BARTOW COUNTY BOARD OF EDUCATION v. RAY.
This appeal is from the denial of a workers' compensation subrogation lien asserted by an employer pursuant to OCGA § 34-9-11.1.
On February 24, 1994, Linda Ray was injured in a motor vehicle collision that occurred in the course of her employment as a school bus driver for the Bartow County Board of Education. Bartow County paid her $39,926.20 in workers' compensation benefits. Ray later sued both the driver and the owner of the other vehicle in tort, and Bartow County intervened to assert its subrogation lien as permitted in OCGA § 34-9-11.1.
At trial, Ray sought over $900,000 in damages for past and future lost wages, medical expenses and pain and suffering, but the jury returned a general verdict in her favor for only $175,000. Neither Bartow County nor any other party requested a special verdict. Bartow County presented no evidence at trial, and before entry of judgment it showed only the amount of workers' compensation benefits Ray received, compared to the amount of special damages proven at trial and the amount of the verdict.
Emphasizing that an employer's right to recover a subrogation lien under the statute depends upon the injured employee first being fully and completely compensated and that the employer has the burden of establishing such, the trial court concluded that, absent a special verdict or some evidence of the jury's intent other than the amount of workers' compensation benefits compared to the amount of the general verdict, it was unable to determine whether Ray had been so compensated. Finding that Bartow County failed to establish that the jury's award fully and completely compensated Ray, the court denied the subrogation lien.
Bartow County contends that the trial court erred in requiring a special verdict, because Ray only demonstrated special damages of $34,984.42 in medical expenses and $19,455.54 in lost wages, and common sense dictates a finding that the jury's award of $175,000 fully and completely compensated her. It argues that where the award exceeds the amount of special damages, a presumption arises that the award also fully and completely compensates for noneconomic losses, else a claimant could easily defeat an employer's subrogation lien by inflating the prayer for damages and thereby frustrate the legislative intent behind the statute.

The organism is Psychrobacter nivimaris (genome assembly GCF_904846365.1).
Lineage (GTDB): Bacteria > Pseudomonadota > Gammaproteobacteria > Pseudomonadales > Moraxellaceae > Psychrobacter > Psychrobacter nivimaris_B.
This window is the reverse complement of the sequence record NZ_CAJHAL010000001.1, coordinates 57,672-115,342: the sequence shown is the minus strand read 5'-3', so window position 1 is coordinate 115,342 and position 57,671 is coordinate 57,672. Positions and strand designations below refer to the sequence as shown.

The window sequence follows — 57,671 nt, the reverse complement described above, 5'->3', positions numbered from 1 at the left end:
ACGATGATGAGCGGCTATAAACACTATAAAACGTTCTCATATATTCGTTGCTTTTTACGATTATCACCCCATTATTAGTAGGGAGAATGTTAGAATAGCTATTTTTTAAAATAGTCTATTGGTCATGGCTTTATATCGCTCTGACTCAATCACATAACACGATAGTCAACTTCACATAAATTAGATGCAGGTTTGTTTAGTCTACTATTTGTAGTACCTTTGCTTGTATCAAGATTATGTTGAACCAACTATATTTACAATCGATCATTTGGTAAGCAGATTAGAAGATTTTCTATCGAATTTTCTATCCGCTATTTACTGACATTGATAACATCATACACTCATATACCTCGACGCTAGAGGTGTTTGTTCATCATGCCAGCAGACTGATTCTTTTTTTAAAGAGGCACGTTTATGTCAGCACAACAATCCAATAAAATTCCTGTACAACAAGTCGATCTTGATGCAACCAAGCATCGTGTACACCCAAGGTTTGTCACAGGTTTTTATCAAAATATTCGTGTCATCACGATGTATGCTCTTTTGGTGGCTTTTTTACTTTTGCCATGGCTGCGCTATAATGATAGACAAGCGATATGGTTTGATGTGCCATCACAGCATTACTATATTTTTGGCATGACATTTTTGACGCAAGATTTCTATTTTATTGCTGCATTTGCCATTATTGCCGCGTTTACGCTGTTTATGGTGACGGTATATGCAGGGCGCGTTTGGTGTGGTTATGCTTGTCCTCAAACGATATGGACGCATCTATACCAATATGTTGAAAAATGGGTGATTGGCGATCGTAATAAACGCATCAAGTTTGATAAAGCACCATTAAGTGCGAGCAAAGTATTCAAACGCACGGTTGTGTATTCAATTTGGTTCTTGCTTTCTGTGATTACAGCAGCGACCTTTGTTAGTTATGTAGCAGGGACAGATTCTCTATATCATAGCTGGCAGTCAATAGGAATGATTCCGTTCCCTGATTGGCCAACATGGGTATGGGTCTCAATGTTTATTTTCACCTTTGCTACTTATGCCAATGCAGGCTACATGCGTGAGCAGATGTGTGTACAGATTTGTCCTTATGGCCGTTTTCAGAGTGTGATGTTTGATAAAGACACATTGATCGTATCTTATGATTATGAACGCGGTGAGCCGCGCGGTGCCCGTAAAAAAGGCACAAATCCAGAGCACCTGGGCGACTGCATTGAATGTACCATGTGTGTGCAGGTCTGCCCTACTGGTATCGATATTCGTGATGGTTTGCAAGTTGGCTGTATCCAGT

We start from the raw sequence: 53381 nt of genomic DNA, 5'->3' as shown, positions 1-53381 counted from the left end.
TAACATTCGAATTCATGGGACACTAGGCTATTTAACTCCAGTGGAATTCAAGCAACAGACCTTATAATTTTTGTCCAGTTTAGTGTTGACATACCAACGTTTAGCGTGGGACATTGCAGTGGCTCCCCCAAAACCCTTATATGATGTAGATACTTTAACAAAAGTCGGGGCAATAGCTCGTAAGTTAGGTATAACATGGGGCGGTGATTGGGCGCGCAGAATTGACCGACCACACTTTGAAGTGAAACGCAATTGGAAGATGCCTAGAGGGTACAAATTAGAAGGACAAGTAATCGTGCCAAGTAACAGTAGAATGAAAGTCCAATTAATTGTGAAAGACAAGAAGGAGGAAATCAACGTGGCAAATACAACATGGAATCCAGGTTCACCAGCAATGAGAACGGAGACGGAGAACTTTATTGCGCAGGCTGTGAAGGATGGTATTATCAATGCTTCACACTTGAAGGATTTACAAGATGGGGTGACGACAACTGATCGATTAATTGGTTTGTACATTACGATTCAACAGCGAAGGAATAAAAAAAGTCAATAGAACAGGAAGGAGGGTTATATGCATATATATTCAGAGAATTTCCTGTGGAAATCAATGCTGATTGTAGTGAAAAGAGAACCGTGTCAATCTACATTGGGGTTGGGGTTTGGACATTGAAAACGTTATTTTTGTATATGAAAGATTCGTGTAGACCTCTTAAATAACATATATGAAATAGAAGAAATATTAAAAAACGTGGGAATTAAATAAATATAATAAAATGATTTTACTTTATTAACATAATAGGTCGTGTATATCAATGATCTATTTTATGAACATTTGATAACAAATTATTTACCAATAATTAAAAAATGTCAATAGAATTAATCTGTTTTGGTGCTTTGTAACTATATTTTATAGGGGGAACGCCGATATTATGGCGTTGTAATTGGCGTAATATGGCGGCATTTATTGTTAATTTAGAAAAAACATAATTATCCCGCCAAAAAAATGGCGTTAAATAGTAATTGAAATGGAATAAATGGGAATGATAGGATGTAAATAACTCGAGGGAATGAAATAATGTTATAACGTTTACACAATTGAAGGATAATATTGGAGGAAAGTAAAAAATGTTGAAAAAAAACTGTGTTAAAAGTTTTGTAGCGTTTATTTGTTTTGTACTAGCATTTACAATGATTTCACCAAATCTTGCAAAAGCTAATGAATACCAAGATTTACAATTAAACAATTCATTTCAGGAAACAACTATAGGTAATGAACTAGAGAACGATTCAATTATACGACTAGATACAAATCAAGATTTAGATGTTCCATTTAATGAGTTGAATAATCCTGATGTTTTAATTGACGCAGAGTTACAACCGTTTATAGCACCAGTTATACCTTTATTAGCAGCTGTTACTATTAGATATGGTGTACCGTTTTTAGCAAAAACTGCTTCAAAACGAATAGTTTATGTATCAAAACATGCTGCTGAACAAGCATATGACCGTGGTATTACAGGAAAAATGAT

OCGA § 34-9-11.1(a) allows an employee, for whom workers' compensation is payable, to pursue a third-party tort action for damages against the tortfeasor. Under OCGA § 34-9-11.1(b), the employer has a subrogation lien for any benefits paid the employee and may intervene in such an action to protect and enforce such a lien. “[T]he employer's or insurer's recovery under this Code section shall be limited to the recovery of the amount of disability benefits, death benefits, and medical expenses paid under this chapter and shall only be recoverable if the injured employee has been fully and completely compensated, taking into consideration both the benefits received under this chapter and the amount of the recovery in the third-party claim, for all economic and noneconomic losses incurred as a result of the injury.” Id.